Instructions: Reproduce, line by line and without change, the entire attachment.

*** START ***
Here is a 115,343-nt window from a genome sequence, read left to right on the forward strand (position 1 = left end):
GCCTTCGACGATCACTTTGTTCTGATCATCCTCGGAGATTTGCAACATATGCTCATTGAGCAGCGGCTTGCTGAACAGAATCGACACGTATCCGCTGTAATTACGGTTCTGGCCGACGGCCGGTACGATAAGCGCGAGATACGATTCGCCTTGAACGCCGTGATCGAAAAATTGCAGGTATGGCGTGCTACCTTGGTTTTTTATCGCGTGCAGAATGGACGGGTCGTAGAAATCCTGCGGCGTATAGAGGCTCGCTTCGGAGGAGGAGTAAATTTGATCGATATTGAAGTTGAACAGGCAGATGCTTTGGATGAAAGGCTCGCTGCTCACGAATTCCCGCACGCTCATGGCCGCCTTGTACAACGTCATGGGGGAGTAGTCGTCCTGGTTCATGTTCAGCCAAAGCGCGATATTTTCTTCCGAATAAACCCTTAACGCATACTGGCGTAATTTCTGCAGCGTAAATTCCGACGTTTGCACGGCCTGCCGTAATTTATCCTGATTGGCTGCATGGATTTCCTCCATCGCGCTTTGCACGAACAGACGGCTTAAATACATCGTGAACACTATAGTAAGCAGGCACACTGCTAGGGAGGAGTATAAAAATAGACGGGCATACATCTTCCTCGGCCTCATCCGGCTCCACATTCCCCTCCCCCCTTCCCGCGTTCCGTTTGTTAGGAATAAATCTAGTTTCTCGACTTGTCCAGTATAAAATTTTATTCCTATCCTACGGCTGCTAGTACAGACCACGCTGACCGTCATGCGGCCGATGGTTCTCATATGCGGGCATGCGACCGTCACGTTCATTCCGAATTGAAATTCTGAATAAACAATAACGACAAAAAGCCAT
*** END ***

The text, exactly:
Here is a 115,343-nt window from a genome sequence, read left to right on the forward strand (position 1 = left end):
GCCTTCGACGATCACTTTGTTCTGATCATCCTCGGAGATTTGCAACATATGCTCATTGAGCAGCGGCTTGCTGAACAGAATCGACACGTATCCGCTGTAATTACGGTTCTGGCCGACGGCCGGTACGATAAGCGCGAGATACGATTCGCCTTGAACGCCGTGATCGAAAAATTGCAGGTATGGCGTGCTACCTTGGTTTTTTATCGCGTGCAGAATGGACGGGTCGTAGAAATCCTGCGGCGTATAGAGGCTCGCTTCGGAGGAGGAGTAAATTTGATCGATATTGAAGTTGAACAGGCAGATGCTTTGGATGAAAGGCTCGCTGCTCACGAATTCCCGCACGCTCATGGCCGCCTTGTACAACGTCATGGGGGAGTAGTCGTCCTGGTTCATGTTCAGCCAAAGCGCGATATTTTCTTCCGAATAAACCCTTAACGCATACTGGCGTAATTTCTGCAGCGTAAATTCCGACGTTTGCACGGCCTGCCGTAATTTATCCTGATTGGCTGCATGGATTTCCTCCATCGCGCTTTGCACGAACAGACGGCTTAAATACATCGTGAACACTATAGTAAGCAGGCACACTGCTAGGGAGGAGTATAAAAATAGACGGGCATACATCTTCCTCGGCCTCATCCGGCTCCACATTCCCCTCCCCCCTTCCCGCGTTCCGTTTGTTAGGAATAAATCTAGTTTCTCGACTTGTCCAGTATAAAATTTTATTCCTATCCTACGGCTGCTAGTACAGACCACGCTGACCGTCATGCGGCCGATGGTTCTCATATGCGGGCATGCGACCGTCACGTTCATTCCGAATTGAAATTCTGAATAAACAATAACGACAAAAAGCCAT